|MAMCO / Centre d'Art Contemporain, Geneva|
Geneva itself is a funny place. It's an international city, with more than half of the population being non-Swiss. Around the lake is beautiful, but the city itself is bitty, and seemingly in a state of permanent roadwork-induced chaos at present. The architecture, too, is all over the place, with elegant French style apartment blocks sitting cheek by jowl with mirror glass office towerblocks and East Germany-lite concrete housing estates. For all its international character, it seems like a pretty quiet and sleepy place, too.
However, there are some good art spaces here. The MAMCO centre, four floors of an old industrial building, has a very impressive permanent collection, continually rotated, and generous space for local and international artists to mount serious exhibitions. When I visited on Friday, the top floor was given over to the witty and humorous sculpture and mobiles of Markus Raetz; a real illusionist in three dimensions who delights in fitting two images into one form, through manipulation of the material and judicious use of mirror images and trompe l'oeil. If Raetz's ambitious retrospective was a delight, then Cosima von Bonin's hallucinogenic floor full of sewn bunnies, nod and a wink references to 90s rave culture, toy rockets and nonsense poems was far less so; very much an attempt to combine "witty" popular cultural knowledge, alongside a frenetic chase after the ambulance of controversy, with generally underwhelming results.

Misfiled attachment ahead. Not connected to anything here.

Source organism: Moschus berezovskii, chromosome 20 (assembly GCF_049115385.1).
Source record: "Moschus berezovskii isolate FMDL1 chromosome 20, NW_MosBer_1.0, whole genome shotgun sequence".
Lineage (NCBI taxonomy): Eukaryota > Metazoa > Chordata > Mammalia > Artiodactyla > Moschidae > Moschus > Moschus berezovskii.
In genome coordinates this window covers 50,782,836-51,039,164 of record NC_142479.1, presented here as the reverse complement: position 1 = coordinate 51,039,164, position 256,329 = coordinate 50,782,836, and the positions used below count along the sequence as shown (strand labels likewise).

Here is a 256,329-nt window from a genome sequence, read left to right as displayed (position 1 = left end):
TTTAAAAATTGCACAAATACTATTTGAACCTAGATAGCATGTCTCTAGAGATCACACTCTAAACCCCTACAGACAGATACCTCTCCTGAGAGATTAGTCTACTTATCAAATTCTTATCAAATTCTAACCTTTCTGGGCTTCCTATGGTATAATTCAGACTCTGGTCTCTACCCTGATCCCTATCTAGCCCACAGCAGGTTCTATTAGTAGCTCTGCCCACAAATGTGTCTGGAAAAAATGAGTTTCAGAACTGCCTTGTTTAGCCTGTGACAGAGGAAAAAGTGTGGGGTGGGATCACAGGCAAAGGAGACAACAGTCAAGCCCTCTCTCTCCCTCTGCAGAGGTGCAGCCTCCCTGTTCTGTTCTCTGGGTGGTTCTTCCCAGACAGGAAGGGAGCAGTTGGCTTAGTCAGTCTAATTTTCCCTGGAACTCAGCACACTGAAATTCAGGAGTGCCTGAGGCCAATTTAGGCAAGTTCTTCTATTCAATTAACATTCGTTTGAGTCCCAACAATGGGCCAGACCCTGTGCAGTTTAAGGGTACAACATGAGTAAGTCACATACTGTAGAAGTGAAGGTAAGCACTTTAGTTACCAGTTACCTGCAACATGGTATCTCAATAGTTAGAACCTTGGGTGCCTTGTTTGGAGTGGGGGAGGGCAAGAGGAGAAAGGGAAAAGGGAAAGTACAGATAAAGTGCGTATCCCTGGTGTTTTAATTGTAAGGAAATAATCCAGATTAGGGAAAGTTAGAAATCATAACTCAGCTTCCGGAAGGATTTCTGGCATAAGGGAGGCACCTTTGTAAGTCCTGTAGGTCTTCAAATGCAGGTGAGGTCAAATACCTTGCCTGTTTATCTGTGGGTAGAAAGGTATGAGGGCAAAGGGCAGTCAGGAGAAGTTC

More interesting, on the ground floor, was the neon sculptures and installations of the young Swiss artist Mai-Thu Perret, a scattergun showing of lyrical abstractions. There was also a decent broad exhibition of European contemporary artists from the last forty or so years, featuring the likes of Gordon Matta-Clark and Julije Knifer . The second floor also featured a very wide ranging and well sourced show of Europunk, from c. 1976-80, very familiar to the British visitor but interesting in its display of European echos of the punk "revolution". MAMCO also seems to be a community run space with local artists featuring prominently in the development and display of the programmes, overall it;s a very well put together space well worth the visit.
|Oscar Gauthier, Hommage a Laprade, 1962|
|Gerard Schneider Opus 24.B|
Tomorrow's an overnight stop in Salzburg, the prelude to six days in Vienna. The next update will be from the Austrian capital later this week.